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Proc Natl Acad Sci U S A. 2017 May 16;114(20):5213-5218. doi: 10.1073/pnas.1616736114. Epub 2017 May 4.

African genomes illuminate the early history and transition to selfing in Arabidopsis thaliana.

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Department of Plant Developmental Biology, Max Planck Institute for Plant Breeding Research, 50829 Cologne, Germany.
Department of Structural and Computational Biology, University of Vienna, 1010 Vienna, Austria.
Vienna Biocenter, 1030 Vienna, Austria.
Research Group for Ancient Genomics and Evolution, Department of Molecular Biology, Max Planck Institute for Developmental Biology, 72076 Tübingen, Germany.
Department of Biology, Chiba University, Chiba 263-8522 Japan.
Departamento de Ecología Integrativa, Estación Biológica de Doñana, Consejo Superior de Investigaciones Científicas, 41092 Seville, Spain.
Centro Nacional de Biotecnología, Consejo Superior de Investigaciones Científicas, 28049 Madrid, Spain.
Department of Plant Developmental Biology, Max Planck Institute for Plant Breeding Research, 50829 Cologne, Germany;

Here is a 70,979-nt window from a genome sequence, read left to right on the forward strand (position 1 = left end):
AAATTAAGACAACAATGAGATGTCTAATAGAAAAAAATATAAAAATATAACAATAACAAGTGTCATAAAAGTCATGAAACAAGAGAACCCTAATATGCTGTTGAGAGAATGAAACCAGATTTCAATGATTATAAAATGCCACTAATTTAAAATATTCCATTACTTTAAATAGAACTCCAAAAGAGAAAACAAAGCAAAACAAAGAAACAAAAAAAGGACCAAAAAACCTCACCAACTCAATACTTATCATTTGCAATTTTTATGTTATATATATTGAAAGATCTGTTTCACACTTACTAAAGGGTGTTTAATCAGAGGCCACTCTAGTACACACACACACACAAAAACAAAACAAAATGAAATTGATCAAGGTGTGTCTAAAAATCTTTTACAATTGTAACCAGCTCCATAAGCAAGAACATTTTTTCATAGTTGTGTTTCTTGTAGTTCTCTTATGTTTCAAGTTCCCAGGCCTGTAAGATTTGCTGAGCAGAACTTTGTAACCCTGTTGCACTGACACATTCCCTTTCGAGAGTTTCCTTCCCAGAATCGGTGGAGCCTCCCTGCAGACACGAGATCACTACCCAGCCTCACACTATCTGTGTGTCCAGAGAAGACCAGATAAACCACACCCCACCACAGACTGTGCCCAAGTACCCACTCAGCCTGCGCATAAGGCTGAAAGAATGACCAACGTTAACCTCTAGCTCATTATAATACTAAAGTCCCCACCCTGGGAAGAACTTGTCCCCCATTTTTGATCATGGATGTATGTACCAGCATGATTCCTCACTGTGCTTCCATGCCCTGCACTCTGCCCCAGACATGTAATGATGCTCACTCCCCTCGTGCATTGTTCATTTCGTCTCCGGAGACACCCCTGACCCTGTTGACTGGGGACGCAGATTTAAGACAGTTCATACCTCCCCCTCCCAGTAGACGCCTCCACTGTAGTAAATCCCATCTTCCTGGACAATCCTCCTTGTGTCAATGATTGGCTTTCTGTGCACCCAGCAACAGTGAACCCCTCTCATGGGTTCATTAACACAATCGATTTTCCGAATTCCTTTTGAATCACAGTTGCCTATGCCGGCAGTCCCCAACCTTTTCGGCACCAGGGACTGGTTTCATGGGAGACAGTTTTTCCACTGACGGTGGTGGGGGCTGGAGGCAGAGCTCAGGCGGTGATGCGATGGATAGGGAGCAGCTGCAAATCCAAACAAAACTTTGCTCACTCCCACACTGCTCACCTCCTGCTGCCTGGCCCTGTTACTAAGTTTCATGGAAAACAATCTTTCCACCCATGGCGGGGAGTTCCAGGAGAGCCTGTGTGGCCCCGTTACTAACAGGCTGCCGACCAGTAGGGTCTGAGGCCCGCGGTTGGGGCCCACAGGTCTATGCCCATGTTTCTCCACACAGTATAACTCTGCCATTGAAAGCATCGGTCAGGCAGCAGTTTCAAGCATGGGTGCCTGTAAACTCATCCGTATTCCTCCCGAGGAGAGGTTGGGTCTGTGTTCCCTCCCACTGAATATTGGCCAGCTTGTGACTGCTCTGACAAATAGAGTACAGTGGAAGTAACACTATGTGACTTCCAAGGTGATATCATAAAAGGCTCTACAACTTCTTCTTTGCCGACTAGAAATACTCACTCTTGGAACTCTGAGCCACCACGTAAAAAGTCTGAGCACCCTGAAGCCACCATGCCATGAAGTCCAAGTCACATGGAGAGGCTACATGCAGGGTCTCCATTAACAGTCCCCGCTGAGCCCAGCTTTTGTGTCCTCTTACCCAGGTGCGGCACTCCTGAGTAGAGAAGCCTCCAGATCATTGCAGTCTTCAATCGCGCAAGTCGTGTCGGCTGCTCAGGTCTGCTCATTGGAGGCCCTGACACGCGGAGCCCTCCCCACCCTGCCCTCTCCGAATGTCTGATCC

Over the past 20 y, many studies have examined the history of the plant ecological and molecular model, Arabidopsis thaliana, in Europe and North America. Although these studies informed us about the recent history of the species, the early history has remained elusive. In a large-scale genomic analysis of African A. thaliana, we sequenced the genomes of 78 modern and herbarium samples from Africa and analyzed these together with over 1,000 previously sequenced Eurasian samples. In striking contrast to expectations, we find that all African individuals sampled are native to this continent, including those from sub-Saharan Africa. Moreover, we show that Africa harbors the greatest variation and represents the deepest history in the A. thaliana lineage. Our results also reveal evidence that selfing, a major defining characteristic of the species, evolved in a single geographic region, best represented today within Africa. Demographic inference supports a model in which the ancestral A. thaliana population began to split by 120-90 kya, during the last interglacial and Abbassia pluvial, and Eurasian populations subsequently separated from one another at around 40 kya. This bears striking similarities to the patterns observed for diverse species, including humans, implying a key role for climatic events during interglacial and pluvial periods in shaping the histories and current distributions of a wide range of species.


climate; evolution; migration; population history; self-compatibility

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